Wednesday, September 22


US refuses to back world hunger battle:

THE United States faced condemnation today after failing to join more than 100 countries as part of a new campaign to raise an extra $50 billion (£28bn) annually in aid to combat global hunger.

On the eve of the annual gathering of the General Assembly, more than 50 heads of state and government joined a debate at the United Nations that focused on the impact of globalisation and on ways to finance the war against poverty.

French President Jacques Chirac called the pledge to take action "unprecedented".

The declaration also urged governments to seriously consider a report prepared for the conference, setting out a series of options for raising money.

These included a global tax on financial transactions, a tax on the sale of heavy arms, an international borrowing facility and a scheme for marketing credit cards whose users would donate a small percentage of their charges to the cause.

"The greatest scandal is not that hunger exists but that it persists even when we have the means to eliminate it. It is time to take action," said a declaration signed by 110 nations and adopted at the close of a World Leaders Summit on Hunger held at UN headquarters.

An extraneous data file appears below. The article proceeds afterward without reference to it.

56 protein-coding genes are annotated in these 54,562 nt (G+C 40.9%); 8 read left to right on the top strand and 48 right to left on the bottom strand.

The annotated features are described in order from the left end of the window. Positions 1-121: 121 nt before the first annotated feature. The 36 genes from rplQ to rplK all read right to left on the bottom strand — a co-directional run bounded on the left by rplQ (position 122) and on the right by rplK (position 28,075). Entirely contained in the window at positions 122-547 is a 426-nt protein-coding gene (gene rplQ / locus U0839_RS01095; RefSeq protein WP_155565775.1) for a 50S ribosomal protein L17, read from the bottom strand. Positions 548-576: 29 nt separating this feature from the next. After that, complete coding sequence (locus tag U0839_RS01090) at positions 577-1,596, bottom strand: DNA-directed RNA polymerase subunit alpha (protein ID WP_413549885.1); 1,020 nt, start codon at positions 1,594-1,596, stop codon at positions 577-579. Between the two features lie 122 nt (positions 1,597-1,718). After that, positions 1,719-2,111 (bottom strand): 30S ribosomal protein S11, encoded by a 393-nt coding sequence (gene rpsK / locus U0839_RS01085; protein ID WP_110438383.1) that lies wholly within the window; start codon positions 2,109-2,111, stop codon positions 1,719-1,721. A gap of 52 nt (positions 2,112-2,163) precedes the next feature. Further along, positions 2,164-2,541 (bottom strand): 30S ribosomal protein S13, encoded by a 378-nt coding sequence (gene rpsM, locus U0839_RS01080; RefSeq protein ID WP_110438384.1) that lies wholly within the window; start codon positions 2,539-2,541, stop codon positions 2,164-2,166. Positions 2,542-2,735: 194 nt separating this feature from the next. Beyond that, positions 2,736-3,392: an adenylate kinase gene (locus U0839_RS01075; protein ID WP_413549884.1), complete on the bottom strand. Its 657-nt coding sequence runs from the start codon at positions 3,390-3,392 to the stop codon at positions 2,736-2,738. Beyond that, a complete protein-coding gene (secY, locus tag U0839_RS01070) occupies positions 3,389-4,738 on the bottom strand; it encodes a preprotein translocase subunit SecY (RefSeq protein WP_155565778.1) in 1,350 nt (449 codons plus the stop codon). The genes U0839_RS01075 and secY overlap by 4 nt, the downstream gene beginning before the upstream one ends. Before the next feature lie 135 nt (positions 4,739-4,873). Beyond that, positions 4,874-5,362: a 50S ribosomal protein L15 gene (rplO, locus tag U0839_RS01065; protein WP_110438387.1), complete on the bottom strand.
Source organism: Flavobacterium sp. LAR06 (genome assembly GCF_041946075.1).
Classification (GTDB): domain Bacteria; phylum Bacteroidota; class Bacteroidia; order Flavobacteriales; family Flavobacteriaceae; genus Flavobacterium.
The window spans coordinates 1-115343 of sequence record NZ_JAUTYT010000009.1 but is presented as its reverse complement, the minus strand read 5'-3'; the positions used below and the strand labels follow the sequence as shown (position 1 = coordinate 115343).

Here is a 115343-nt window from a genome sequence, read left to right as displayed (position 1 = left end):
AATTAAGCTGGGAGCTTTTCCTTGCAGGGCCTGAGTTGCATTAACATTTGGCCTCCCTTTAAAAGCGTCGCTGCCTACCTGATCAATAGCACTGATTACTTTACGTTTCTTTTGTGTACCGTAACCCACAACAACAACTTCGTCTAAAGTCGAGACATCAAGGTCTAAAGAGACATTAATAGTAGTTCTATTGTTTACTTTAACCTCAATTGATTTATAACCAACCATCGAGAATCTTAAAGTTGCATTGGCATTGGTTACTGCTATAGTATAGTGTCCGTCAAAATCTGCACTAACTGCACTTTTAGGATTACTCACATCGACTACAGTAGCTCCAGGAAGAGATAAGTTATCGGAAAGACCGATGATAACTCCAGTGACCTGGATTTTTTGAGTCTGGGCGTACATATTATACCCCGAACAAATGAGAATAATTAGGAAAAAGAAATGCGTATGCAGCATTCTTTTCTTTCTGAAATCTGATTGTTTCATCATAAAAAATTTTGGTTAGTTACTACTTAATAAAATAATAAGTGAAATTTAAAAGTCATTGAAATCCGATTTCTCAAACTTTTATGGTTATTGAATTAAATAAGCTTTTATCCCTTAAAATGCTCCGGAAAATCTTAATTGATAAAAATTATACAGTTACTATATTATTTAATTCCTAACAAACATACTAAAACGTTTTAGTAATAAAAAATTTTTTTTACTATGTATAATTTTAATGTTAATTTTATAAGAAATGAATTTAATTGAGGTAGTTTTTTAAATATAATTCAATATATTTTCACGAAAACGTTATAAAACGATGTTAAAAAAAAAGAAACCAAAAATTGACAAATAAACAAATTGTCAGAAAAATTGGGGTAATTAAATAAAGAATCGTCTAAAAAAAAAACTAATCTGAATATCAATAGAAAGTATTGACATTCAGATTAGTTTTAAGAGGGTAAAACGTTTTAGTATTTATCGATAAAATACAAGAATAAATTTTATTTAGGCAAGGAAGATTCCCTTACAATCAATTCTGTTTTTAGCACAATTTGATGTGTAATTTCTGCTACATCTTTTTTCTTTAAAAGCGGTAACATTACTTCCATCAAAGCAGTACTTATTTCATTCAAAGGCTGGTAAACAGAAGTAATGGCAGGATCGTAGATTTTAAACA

But the US poured cold water on the project, with the leader of the American delegation, agriculture secretary Ann Veneman, dismissing it.

"Economic growth is the long-term solution to hunger and poverty," she told the meeting. "Global taxes are inherently undemocratic. Implementation is impossible."

Brazil’s president Luiz Inacio Lula da Silva criticised the US for failing to endorse the pledge.

"How many more times will it be necessary to repeat that the most destructive weapon of mass destruction in the world today is poverty?" said Mr Lula. "We must harness globalisation. We must turn it into a positive force."

Mr Chirac predicted the US position could change after the November 2 elections.

"Let’s see when things settle down what their position will be," the French leader said. "However strong the Americans may be, you cannot in the long run emerge victorious by opposing an idea that is backed by 100 countries, creating a new political situation."

Two thoughts.

First. When I was a kid, I remember a time when the American Red Cross announced it was out of money. The whole world reacted -- some Canadian disk jockey released a best-selling record that was a tribute to America's compassion as evidenced by the worldwide actions of the Red Cross. It made me feel so GOOD that my country was known for its Good Samaritan-ism. Guess those days are gone. All my life, the "Communists" were the bad guys, we were the good guys. That's all changed now, AND IT ONLY TOOK ONE MAN AND THREE YEARS TO MAKE IT HAPPEN.

Second. Notice Chirac's last-paragraph observation. When John Kerry suggests a change of administration will result in a difference in attitude among the world's leaders regarding Iraq and other issues, HE'S RIGHT.


Post a Comment

<< Home